FARMINGTON — A Temple man was sentenced Wednesday to serve 23 months of two, five-year sentences for hitting a 16-year-old skateboarder in May 2019 and hitting a vehicle head-on in Lisbon in October 2019.

Isaac Moody Franklin County Detention Center photo

Prior to sentencing, Isaac Moody, 32, formerly of Kingfield, who pleaded not guilty last year, pleaded guilty to  driving to endanger and leaving the scene of an accident involving serious bodily injury or death for the Kingfield case and operating after revocation in the Lisbon case.

It was a negotiated plea agreement, Deputy District Attorney James Andrews said.

The sentence handed down by Justice Robert Mullen in Franklin County Superior Court was five years to the Department of Corrections, with all but 23 months suspended, and two years probation in the Kingfield case. The sentence in the Lisbon case was five years, all suspended, and two years of probation. It will be served after the first sentence is completed.

It means Moody will be on probation for four years after he is released from prison. The Maine Secretary of State will also issue a five-year loss of license order in the Lisbon accident, Andrews said.

On May 15 last year, Danny Brown Jr. of Kingfield, who is now 18, was skateboarding on the fog line heading west on Route 142. He told Franklin County deputies he saw a vehicle heading in his direction at about 8 p.m. in the opposite lane and “the vehicle suddenly crossed the centerline and came right toward him,” according to Deputy Andrew Morgan’s affidavit filed in a Farmington court. Brown was struck by the vehicle and received severe injuries from which he’s still recovering.

Moody left, went home and returned 10 minutes later. He admitted to deputies he was the driver and told them he thought he hit a dog.

Danny Brown Jr., who was 16 when he was hit by a car while skateboarding in Kingfield, lies in a hospital bed in Portland after the crash in May 2019. Brown Family photo

Moody would not allow blood to be drawn, but after a warrant was obtained a blood sample was taken several hours after the accident, Andrews said. The blood analysis showed traces of marijuana and fentanyl use in his system but the professional who tested the blood could not testify Moody was under the influence at the time of the crash, he said.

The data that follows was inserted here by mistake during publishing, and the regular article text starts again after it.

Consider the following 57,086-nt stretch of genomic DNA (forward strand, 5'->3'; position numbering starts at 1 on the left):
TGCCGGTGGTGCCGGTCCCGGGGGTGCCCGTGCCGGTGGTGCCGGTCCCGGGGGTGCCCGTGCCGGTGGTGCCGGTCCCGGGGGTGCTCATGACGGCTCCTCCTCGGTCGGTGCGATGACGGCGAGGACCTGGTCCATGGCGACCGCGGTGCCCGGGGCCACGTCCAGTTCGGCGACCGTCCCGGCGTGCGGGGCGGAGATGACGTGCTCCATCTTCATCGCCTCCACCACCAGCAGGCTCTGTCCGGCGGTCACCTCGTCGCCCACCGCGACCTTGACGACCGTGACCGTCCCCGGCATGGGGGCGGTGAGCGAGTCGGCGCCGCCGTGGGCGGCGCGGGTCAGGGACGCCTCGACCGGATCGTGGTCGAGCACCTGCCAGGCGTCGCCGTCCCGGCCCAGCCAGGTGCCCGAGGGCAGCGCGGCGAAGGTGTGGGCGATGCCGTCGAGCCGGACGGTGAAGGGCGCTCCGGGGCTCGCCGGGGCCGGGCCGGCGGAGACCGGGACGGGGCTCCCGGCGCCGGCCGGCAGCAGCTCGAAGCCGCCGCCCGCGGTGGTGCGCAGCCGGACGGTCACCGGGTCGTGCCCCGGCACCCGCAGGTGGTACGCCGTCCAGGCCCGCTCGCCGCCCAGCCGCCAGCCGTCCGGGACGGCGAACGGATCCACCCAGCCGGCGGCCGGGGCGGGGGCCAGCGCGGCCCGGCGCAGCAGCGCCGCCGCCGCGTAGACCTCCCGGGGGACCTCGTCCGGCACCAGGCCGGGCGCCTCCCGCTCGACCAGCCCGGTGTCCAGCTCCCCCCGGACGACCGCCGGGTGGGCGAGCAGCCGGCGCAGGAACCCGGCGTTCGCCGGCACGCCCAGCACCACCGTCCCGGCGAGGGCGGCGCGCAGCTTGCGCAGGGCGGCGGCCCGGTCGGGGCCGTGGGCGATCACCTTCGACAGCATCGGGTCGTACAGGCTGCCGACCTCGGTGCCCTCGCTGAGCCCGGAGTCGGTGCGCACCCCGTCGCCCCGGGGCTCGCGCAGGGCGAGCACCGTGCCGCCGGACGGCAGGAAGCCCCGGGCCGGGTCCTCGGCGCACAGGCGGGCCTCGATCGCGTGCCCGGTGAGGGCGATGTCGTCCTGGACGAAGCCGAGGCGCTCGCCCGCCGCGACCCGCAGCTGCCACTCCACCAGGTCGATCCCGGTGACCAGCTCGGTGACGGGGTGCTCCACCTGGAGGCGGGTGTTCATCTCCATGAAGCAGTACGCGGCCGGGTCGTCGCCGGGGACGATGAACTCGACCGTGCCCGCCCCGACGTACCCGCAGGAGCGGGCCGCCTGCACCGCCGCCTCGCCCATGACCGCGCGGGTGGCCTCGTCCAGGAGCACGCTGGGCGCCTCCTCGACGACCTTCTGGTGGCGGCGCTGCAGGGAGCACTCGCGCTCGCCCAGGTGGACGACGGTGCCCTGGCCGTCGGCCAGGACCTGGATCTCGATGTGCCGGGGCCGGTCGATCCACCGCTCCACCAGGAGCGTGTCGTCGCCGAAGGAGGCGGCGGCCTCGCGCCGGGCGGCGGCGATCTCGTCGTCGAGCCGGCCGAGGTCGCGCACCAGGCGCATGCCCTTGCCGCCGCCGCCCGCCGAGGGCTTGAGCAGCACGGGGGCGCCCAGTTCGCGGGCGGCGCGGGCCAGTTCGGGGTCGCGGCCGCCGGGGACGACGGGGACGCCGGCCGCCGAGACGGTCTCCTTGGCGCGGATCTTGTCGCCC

In Brown’s prewritten statement read by another person to the court, Brown described how he fought to survive and how he held onto his entire family.

“I held on to the moments that made me who I am,” according to Brown’s statement. “There are no words to say how thankful I am … I love life.”

Several other people spoke on Brown’s behalf.

“On May 15, 2019, our lives changed forever,” Brown’s mother, Angela Brown, said. She called her son when there was about 35 minutes left of daylight to see if he wanted a ride home. He didn’t answer. She had a twinge of worry because he always answered his phone.

The image of seeing her son lying facedown and the injuries he received pops into her head often, she said. “There was so much blood. His legs were twisted. His nose was split wide open, teeth were broken, he had a shattered left femur, a broken ankle, a break in his lower back, internal bleeding among other injuries,” she said.

“I had to be strong for him even though my heart was broken,” she said. He still suffers from the injuries and has to have another surgery. They have to put a bigger rod in his leg, she said.

He missed getting his license. He is now expected to repeat his junior year, she said. It is another year without track, basketball and running. There is just pain and more suffering, she said.

“We do not feel two years is enough,” she said.

“This is a difficult day for everyone here,” Andrews said. “There is no amount of punishment that would be sufficient. The state shares the outrage of the impact on the family and tight-knit community of Kingfield but the state has to follow the criminal justice laws that apply to the case.

“Compromise is a devil sometimes,” he said.

Defense attorney Walter Hanstein pointed out that Moody went back to the scene, he was crying and he admitted he was the driver. He was affected by what happened, he said.

“The system doesn’t restore us,” he said, pointing out that he meant no disrepect to the family in what he said. The most his client could get in this case was five years, he said.

Two years is a long time for someone who has never done a night in jail, he said. Moody was a model inmate while in custody. He worked in the kitchen.

“He is a changed person,” Hanstein said.

Moody, whose voice broke when he spoke, said he regretted what happen and truly apologizes to the family.

In the Lisbon crash, police said the driver of a Subaru traveling east on Route 196 appeared to have crossed the centerline and collided with an oncoming vehicle.

At the time, Chief Marc Hagan of the Lisbon Police Department issued a statement saying the one charge pending against Moody, the driver, was operating a motor vehicle under license suspension.

Moody and his two passengers, including a toddler and the occupants, and the two occupants of the other vehicle, George Gamrat, 74, and Linda Gamrat, 71, both of Lisbon, were all taken to the hospital. Moody had lower body injuries and passenger, Anisha Gagnon, 29, of Temple had upper body injuries. The toddler was examined and released. George Gamrat was released after treatment for minor injuries; his wife remained at the hospital with upper body injuries, according to the statement.

The Gamrats’ written statements were submitted to the judge but not read in court.

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